Conduct Unbecoming: When Our Actions Counteract God's Gospel

Brian Mahon - 10/1/2023


Call to worship: Isaiah 55:1-7

Text: 2:11-14


Gospel truth is for living that commends the Gospel. Continuing to advance the truth that his Gospel is the Gospel, Paul recounts an instance in which Peter's actions, and those of others, including Barnabas, counteracted the truth of the Gospel. Fear of disapproval with the circumcision party leads Peter to withdraw from table fellowship with Christians in Antioch. It's hardly an immaterial action. In it, Paul sees a public act of hypocrisy with the power to spread abroad against the Gospel truth of justification. Peter has effectively made living the Jewish life mandatory for these Gentiles in order to be justified, adopted, accepted fully by God. By his action, he's introduced a lie: faith in Christ isn't enough for equal standing with God; and just there, he stands condemned as a hypocrite out of step with the truth. Peter must repent. And for the Gospel, Paul makes sure that he and everybody else knows it.

Sermon Outline:

  1. Conduct out of step with the truth of the Gospel: hearing the account. (2:11-14)
  2. Conduct out of step with the truth of the Gospel: heeding the lessons. (2:11-14)


Discussion Questions:

  1. Read Galatians 2:11-14. Compare with the texts given for our call to worship and intermediate reading above.
  2. How can a Christian, like Peter, be said to stand condemned? How does Paul explain what he means by 'condemned'? What's the difference between Peter, Barnabas, etc., and the 'false brothers' of 2:4-5?
  3. What was Peter doing in Antioch prior to the arrival of James' men? Why does Peter draw back from table fellowship with them? Why would eating with Gentiles be a problem to the circumcision party? In fearing the circumcision party, what is Peter really fearing? How does the fear of man cancel out fidelity to the Gospel in this scenario? What would the fear of God look like here? Return to 1:10.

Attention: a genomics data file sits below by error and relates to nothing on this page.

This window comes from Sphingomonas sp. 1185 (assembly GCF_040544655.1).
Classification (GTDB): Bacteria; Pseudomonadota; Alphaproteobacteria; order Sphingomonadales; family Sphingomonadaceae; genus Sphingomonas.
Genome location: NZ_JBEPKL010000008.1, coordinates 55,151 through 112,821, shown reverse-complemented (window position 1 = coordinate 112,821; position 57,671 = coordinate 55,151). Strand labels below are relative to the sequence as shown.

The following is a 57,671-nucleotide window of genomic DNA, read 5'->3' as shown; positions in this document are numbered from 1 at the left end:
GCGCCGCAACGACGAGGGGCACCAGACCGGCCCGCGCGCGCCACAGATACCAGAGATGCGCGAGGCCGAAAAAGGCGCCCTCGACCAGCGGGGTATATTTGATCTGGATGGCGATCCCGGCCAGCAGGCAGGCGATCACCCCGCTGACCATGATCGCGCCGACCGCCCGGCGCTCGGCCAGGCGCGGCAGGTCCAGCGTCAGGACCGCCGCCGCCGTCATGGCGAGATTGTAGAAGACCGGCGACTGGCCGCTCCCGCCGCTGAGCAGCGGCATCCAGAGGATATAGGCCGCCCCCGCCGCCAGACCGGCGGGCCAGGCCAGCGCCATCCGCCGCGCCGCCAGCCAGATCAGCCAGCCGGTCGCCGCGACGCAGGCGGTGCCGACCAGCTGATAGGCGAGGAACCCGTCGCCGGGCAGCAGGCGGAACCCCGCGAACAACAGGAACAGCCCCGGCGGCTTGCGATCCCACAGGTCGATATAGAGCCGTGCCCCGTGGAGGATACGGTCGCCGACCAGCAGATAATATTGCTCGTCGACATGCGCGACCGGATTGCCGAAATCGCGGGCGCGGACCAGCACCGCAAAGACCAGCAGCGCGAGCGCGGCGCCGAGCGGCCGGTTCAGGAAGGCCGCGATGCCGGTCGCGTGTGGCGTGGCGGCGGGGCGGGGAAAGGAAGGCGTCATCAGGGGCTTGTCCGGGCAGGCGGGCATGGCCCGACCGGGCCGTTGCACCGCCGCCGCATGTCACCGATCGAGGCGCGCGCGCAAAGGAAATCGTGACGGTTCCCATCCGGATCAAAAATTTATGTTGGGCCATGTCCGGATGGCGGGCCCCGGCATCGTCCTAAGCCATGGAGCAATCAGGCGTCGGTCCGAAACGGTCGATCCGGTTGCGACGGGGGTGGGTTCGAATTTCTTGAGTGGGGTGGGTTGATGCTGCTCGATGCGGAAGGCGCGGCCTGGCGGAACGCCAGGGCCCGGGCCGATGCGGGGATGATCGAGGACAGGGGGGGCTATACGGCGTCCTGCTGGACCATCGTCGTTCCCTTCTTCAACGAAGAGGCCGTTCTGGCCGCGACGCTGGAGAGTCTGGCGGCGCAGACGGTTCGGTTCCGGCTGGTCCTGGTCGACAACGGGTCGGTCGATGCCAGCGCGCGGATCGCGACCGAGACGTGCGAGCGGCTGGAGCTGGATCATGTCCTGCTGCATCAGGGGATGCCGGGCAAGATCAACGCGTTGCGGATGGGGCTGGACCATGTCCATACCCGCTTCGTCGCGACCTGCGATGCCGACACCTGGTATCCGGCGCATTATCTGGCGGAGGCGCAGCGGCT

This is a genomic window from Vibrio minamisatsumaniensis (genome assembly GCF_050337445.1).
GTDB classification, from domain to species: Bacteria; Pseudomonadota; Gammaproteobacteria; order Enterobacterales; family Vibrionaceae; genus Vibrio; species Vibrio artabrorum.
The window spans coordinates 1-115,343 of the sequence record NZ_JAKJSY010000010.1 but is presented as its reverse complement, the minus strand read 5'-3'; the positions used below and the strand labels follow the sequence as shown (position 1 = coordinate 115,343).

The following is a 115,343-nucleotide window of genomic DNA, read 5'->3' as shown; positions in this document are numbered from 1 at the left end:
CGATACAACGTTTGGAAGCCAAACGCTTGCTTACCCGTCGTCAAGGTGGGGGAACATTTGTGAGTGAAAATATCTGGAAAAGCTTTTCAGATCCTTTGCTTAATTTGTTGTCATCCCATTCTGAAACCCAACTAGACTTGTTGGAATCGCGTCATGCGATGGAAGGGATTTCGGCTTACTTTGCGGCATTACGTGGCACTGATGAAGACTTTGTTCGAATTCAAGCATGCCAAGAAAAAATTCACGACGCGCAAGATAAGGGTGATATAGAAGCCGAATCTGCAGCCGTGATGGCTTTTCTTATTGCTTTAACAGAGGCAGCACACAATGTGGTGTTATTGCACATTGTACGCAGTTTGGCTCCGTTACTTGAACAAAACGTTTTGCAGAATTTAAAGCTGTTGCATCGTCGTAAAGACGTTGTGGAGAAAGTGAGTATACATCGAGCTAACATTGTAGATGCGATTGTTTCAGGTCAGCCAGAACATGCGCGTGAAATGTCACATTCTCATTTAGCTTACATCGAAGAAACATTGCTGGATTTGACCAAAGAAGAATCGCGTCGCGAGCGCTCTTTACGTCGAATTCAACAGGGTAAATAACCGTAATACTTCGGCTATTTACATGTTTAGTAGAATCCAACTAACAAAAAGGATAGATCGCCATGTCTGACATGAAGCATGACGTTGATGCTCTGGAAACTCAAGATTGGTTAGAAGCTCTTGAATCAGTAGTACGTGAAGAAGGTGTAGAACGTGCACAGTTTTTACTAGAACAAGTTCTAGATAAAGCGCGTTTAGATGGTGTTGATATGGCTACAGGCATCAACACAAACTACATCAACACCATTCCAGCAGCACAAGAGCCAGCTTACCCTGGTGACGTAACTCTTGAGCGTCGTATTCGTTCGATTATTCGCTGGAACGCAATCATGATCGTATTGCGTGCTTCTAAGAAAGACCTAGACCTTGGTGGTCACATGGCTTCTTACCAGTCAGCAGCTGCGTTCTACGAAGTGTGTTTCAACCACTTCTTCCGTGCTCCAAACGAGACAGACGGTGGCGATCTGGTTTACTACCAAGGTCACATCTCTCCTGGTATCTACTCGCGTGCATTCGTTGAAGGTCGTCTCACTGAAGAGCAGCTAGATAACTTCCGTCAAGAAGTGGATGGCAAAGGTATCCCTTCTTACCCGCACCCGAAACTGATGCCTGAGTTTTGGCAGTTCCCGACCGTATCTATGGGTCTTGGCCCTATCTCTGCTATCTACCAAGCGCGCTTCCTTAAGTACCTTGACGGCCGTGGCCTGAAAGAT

4. Does Peter's hypocrisy keep to himself? What does that teach us about the nature of sin and the appetite of Satan? Are even the most mature Christians always and entirely above reproach or the need to be watchful of their steps? How does their disfellowshipping over the presence of the circumcision party counteract and smear the truth of the Gospel? How does this occasion 'teach' something false about justification? What is the truth of the Gospel here, and what would be conduct in step with it?
  5. When it comes to Christian fellowship, what is the single greatest requirement? Should anything be required beyond faith in Jesus? Is there anything you might've added to faith in Jesus that, if a person doesn't have it, you've counted them second-class Christians, or not even a Christian at all? How does Paul reprove Peter? Are there any ways that you have acted hypocritically, saying one thing, only to do another, believing the truth, only to live against it, living truly one moment, only to stand condemned the next for living in a way that implies an insufficiency in the cross of Christ, that another's faith in Him is not enough, not saving? Beyond the event in this passage, what might that look like today? How does this section continue to advance Paul's purpose in the letter?
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